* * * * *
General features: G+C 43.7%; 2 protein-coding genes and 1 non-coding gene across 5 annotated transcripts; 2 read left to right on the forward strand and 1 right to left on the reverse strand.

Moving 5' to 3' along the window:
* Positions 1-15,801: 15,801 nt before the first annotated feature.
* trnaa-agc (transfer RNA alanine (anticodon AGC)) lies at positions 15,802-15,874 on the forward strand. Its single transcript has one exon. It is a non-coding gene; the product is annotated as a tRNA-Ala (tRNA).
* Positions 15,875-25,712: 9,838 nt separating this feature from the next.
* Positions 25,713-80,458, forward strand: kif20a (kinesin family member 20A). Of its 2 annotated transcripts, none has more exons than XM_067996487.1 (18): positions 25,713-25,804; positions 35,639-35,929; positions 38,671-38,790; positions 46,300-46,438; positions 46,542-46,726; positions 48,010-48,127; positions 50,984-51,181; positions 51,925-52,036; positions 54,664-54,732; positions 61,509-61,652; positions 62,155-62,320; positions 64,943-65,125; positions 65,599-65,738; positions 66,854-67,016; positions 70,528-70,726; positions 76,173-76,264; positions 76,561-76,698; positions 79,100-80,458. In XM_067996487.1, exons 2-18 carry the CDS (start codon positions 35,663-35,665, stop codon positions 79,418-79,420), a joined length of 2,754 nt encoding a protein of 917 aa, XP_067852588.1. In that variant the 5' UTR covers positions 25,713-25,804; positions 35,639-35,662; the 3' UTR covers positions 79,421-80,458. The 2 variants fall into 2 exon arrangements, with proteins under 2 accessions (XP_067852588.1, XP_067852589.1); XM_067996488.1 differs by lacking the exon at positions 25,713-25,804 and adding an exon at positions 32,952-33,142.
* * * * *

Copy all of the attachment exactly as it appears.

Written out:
General features: G+C 43.7%; 2 protein-coding genes and 1 non-coding gene across 5 annotated transcripts; 2 read left to right on the forward strand and 1 right to left on the reverse strand.

Moving 5' to 3' along the window:
* Positions 1-15,801: 15,801 nt before the first annotated feature.
* trnaa-agc (transfer RNA alanine (anticodon AGC)) lies at positions 15,802-15,874 on the forward strand. Its single transcript has one exon. It is a non-coding gene; the product is annotated as a tRNA-Ala (tRNA).
* Positions 15,875-25,712: 9,838 nt separating this feature from the next.
* Positions 25,713-80,458, forward strand: kif20a (kinesin family member 20A). Of its 2 annotated transcripts, none has more exons than XM_067996487.1 (18): positions 25,713-25,804; positions 35,639-35,929; positions 38,671-38,790; positions 46,300-46,438; positions 46,542-46,726; positions 48,010-48,127; positions 50,984-51,181; positions 51,925-52,036; positions 54,664-54,732; positions 61,509-61,652; positions 62,155-62,320; positions 64,943-65,125; positions 65,599-65,738; positions 66,854-67,016; positions 70,528-70,726; positions 76,173-76,264; positions 76,561-76,698; positions 79,100-80,458. In XM_067996487.1, exons 2-18 carry the CDS (start codon positions 35,663-35,665, stop codon positions 79,418-79,420), a joined length of 2,754 nt encoding a protein of 917 aa, XP_067852588.1. In that variant the 5' UTR covers positions 25,713-25,804; positions 35,639-35,662; the 3' UTR covers positions 79,421-80,458. The 2 variants fall into 2 exon arrangements, with proteins under 2 accessions (XP_067852588.1, XP_067852589.1); XM_067996488.1 differs by lacking the exon at positions 25,713-25,804 and adding an exon at positions 32,952-33,142.